A fantasy novel by George MacDonald

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A FAERIE ROMANCE.                    113
sank around, and infolded me with sleep. I slept as I had not slept for months. I did not awake till late in the morning; when, refreshed in body and mind, I rose as from the death that wipes out the sadness of life, and then dies itself in the new morrow. Again I followed the stream; now climbing a steep rocky bank that hemmed it in; now wading through long grasses and wild flowers in its path; now through meadows; 'and anon through woods that crowded down to the very lip of the water.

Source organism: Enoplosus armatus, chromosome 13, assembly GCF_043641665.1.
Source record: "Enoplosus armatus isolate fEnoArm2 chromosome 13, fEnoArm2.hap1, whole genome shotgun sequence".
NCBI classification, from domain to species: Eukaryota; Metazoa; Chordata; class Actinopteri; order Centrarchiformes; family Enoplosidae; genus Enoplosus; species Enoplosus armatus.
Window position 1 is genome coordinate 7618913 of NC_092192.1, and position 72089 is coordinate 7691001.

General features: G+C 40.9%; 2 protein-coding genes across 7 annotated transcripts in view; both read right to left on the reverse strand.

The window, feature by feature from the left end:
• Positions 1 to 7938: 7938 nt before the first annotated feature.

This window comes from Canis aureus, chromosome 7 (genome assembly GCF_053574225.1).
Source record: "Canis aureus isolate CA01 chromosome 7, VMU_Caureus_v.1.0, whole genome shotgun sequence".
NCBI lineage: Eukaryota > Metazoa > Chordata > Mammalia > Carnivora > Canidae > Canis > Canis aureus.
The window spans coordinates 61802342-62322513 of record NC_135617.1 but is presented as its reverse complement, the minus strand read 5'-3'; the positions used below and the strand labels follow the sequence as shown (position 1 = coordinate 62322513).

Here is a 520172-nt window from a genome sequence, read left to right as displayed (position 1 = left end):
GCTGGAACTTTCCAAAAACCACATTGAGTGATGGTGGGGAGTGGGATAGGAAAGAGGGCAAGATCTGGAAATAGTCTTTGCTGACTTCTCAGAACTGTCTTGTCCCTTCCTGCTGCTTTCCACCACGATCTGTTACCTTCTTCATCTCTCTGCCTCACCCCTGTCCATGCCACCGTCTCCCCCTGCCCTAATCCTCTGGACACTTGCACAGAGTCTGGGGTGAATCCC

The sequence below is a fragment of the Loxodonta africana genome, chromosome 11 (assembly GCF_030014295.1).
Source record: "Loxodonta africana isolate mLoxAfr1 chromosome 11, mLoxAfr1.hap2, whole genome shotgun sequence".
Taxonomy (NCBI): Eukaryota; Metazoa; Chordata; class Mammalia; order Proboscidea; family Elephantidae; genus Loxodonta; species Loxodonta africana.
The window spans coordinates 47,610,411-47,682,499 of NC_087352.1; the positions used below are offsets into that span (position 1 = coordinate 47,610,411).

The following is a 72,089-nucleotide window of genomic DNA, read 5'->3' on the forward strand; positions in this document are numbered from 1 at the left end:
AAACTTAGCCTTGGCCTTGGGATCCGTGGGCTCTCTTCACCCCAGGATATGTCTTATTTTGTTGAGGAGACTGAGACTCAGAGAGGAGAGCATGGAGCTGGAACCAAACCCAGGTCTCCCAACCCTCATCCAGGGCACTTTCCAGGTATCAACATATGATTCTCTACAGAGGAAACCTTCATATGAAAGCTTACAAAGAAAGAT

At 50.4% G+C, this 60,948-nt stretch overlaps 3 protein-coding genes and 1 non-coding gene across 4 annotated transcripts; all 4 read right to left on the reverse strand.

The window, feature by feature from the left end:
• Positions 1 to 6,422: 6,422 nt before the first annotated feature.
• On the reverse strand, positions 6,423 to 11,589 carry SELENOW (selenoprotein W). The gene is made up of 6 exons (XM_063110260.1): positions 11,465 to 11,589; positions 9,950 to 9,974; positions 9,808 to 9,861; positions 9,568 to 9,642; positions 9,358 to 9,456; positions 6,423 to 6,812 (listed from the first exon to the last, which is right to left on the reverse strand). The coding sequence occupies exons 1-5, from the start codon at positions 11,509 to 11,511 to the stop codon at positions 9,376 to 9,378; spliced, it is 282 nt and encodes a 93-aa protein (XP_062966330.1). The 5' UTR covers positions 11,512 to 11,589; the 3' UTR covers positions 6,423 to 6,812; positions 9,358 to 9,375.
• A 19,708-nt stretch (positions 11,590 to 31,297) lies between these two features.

At length, in a nook of the river, gloomy with the weight of overhanging foliage, and still and deep as a soul in which the torrent eddies of pain have hollowed a great gulf, and then, subsiding in violence, have left it full of a motionless, fathomless sorrow—I saw a little boat lying. So still was the water here, that the boat needed no fastening. It lay as if some one had just stepped ashore, and would in a moment return. But as there were no signs of presence, and no track through the thick bushes; and, moreover, as I was in Fairy Land, where one does very much as he pleases, I forced my way to the brink, stepped into the boat, pushed it, with the help of the tree-branches, out into the stream, lay
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